Why is everyone talking about the "Dogecoin", is it possible to make money on it, and is it true that soon everyone will forget about it? Let's try to figure it out
Dogecoin (DOGE) was originally a joke – too many (as it seemed then!) altcoins were launched in 2013. The software developer Jackson Palmer created his own coin, named after the meme about the "funny Shiba dog", better known as Doge. Well, this meme is still alive, although its aesthetic canons have long changed. Enviable longevity!
Briefly: a group of users of the Reddit website (/r/ WallStreetBets) realized that they could buy shares of companies, against which "bears" are trading short. The first such target was Gamestop. Thanks to the efforts of individual bloggers, this movement has spread widely enough to start a kind of chain reaction. As a result, the price of Gamestop shares skyrocketed, hedge funds were already on the verge of bankruptcy, and government regulations are already proposing to save the market from "raids". Among the winners were other companies – for example, the AMC cinema, which was on the verge of bankruptcy, and was literally saved by this mess.
Users started looking for new assets to artificially raise prices. One of the unifying groups of "enthusiasts" was the cryptocurrency-focused subreddit /r/ SatoshiStreetBets, where the idea of promoting Dogecoin was born. It was supported by the "WSB Chairman" Twitter, which is the unofficial mouthpiece of the main movement.
However, it was not only about network trolls and anarchists. Many users and even institutions, taught by the example of Gamestop, began to participate in the movement for their own benefit. And when numerous Chinese investors entered the business, the flywheel spun to the full.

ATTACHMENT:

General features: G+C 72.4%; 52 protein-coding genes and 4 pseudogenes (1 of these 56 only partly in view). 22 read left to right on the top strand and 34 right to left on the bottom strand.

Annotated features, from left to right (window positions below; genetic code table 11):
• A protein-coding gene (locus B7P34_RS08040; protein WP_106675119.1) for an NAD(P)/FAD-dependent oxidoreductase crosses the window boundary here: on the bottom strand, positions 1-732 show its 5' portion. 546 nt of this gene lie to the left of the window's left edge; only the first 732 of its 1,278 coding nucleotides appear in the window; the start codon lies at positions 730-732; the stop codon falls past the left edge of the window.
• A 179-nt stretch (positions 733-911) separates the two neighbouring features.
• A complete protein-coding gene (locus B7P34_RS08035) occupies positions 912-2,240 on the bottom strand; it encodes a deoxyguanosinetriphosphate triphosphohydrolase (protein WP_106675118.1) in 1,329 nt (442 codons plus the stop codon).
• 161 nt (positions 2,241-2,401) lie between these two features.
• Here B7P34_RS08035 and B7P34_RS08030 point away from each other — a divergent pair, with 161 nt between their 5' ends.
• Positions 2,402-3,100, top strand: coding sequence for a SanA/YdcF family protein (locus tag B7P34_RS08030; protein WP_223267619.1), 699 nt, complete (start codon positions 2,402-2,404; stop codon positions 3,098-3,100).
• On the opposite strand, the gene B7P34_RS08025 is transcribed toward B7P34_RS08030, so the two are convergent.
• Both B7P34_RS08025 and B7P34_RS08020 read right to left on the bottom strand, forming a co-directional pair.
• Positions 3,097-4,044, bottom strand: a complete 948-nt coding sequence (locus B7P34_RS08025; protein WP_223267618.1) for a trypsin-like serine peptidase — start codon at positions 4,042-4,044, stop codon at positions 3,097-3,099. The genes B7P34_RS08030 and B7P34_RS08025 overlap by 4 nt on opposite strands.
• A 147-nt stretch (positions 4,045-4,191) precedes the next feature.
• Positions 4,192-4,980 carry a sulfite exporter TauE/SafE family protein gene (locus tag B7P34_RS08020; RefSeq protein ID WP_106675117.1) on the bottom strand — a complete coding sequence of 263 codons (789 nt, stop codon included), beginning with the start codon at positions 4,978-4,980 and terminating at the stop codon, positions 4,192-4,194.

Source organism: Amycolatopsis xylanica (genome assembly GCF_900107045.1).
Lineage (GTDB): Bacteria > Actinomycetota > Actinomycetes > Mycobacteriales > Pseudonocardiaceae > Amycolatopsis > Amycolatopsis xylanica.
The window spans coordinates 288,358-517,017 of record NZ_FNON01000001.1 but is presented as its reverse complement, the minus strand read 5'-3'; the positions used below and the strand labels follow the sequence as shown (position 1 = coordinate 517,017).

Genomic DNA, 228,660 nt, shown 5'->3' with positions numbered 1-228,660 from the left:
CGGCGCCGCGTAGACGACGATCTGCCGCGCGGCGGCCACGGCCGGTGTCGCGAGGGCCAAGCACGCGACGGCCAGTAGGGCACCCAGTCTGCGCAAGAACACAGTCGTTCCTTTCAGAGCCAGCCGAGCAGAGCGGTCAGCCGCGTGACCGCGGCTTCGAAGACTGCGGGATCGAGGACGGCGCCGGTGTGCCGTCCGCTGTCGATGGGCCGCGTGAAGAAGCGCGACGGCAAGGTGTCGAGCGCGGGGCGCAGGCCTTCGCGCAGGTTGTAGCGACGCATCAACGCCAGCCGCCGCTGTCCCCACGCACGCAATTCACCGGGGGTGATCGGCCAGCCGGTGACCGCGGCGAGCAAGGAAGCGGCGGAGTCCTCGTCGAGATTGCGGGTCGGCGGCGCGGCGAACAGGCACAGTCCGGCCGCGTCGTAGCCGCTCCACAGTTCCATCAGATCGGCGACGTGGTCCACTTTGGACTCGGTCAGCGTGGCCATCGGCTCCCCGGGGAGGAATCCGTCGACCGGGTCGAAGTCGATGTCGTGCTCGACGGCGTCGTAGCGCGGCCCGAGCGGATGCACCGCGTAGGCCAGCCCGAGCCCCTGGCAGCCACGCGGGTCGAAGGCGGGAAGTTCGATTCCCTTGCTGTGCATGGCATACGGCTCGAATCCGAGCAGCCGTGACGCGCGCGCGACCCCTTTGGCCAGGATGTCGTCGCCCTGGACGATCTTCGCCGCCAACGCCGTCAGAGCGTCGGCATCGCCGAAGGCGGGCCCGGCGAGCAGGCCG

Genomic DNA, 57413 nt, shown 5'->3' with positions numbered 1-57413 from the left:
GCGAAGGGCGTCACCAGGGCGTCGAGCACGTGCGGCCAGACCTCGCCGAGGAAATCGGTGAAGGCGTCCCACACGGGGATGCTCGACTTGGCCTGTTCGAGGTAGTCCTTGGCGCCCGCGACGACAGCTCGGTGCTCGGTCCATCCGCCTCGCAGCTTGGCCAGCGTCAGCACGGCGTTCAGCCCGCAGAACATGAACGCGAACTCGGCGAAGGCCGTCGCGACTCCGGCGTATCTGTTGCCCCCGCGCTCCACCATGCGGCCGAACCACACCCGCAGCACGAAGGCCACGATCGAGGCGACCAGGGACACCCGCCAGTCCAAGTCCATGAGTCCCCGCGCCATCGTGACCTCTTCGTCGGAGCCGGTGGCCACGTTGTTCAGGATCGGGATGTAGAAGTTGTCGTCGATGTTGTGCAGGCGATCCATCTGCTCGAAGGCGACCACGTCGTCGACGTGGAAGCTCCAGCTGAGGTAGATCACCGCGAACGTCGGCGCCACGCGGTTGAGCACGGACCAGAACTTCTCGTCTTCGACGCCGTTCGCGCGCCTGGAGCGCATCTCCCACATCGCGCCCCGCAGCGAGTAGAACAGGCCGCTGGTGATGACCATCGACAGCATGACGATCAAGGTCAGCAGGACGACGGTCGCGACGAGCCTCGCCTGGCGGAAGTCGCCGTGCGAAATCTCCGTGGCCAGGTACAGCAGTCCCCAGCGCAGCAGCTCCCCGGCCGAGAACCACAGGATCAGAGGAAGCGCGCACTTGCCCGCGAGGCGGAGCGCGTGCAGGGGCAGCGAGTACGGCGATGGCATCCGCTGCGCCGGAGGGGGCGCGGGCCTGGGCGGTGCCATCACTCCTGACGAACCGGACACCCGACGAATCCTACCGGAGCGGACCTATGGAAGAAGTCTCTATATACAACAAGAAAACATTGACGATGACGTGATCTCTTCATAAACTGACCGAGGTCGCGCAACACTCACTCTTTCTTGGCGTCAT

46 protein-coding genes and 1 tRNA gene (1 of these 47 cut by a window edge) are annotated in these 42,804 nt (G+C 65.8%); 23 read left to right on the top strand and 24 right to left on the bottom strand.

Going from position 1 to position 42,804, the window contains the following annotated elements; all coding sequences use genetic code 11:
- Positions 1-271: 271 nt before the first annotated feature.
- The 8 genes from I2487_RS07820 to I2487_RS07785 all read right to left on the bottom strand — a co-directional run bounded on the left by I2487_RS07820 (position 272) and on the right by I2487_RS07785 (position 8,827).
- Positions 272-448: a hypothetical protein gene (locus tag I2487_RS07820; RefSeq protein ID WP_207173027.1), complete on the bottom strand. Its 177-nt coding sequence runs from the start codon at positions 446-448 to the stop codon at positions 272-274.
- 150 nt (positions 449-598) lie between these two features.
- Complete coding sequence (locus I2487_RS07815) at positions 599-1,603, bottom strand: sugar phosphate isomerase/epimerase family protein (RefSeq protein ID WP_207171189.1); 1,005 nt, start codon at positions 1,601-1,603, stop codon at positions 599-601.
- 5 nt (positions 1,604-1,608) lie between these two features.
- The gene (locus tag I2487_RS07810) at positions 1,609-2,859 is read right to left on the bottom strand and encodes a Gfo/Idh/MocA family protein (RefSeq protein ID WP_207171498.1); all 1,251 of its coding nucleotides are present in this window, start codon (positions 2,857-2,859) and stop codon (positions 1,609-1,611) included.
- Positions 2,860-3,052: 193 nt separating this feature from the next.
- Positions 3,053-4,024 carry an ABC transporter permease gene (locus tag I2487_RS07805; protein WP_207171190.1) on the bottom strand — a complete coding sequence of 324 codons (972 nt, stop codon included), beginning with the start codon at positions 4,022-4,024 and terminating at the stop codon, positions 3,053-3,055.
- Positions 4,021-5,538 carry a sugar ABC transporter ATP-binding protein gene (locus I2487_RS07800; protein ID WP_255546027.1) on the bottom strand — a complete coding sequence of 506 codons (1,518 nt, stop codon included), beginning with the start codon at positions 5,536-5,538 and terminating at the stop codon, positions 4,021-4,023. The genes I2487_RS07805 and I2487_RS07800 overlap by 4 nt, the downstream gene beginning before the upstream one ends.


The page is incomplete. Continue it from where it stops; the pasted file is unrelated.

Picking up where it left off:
In just a day, Dogecoin acquired more than 7 bln in cap. The price started from $0.0038 per coin on December 24 and $0.0083 on January 28, and in the morning of the 29th, DOGE reached $0.07. The hottest heads began to talk about the price of $1 per coin – which, however, did not seem likely even then. This was followed by a correction. However, it did not turn into a runaway fall, at the time of writing the article, the rate was $0.037 and entered a new wave of growth, again reaching $0.07.
The problem is that the analogy with Gamestop and WallStreetBets, despite all the intersections in names, times and people, is not entirely correct. There are no stock market conventions and restrictions on the crypto market that would allow exactly repeating this scheme. And the movement in support of Dogecoin, no matter how sad it is to admit it, is another, quite typical Pump and Dump scheme, the key stages of which are almost unmistakably recognizable: capitalization growth through celebrities and flash mobs, excitement and the inevitable dumping of coins, followed by a collapse.
The conclusion suggests itself that playing "for a long time" on DOGE is probably not worth it. Surely this coin will continue to exist, following the market conjuncture and experiencing its own ups and downs. But now its path clearly does not lead to the moon, but in the opposite direction... The forums are already filled with stories of those who decided to jump on the Dogecoin hype train and squandered their capital on one of the sharp corrections.
Another thing is other cryptocurrencies that can fall under the "pump". A lot of users are now frantically trying to figure out or just guess the new lucky coin: will there be a new Ripple pump? Tron? Something else? Some of them will guess and get rich, the rest will be left with a load of useless virtual tokens. So far, little has changed in this area.